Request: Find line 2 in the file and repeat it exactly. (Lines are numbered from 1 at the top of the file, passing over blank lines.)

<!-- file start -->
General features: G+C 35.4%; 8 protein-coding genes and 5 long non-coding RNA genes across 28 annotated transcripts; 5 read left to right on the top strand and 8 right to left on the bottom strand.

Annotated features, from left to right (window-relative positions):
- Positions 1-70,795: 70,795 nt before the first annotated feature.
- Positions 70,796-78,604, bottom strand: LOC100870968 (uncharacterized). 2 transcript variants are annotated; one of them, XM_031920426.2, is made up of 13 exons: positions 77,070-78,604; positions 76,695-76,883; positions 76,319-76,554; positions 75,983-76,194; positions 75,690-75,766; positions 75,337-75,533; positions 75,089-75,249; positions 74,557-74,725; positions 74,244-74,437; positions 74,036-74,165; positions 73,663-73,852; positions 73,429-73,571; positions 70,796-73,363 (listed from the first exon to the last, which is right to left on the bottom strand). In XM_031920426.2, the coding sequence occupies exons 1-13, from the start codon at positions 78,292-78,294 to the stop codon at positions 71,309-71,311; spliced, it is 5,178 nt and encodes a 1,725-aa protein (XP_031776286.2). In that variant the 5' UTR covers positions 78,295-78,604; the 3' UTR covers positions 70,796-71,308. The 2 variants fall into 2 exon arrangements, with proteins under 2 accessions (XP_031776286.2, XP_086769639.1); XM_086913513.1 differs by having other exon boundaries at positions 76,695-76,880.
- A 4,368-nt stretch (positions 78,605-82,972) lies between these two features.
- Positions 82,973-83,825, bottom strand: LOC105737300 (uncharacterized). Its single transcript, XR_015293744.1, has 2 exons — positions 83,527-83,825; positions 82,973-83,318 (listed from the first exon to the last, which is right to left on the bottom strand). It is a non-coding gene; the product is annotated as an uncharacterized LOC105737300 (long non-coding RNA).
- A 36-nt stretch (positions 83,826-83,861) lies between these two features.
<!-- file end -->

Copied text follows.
Annotated features, from left to right (window-relative positions):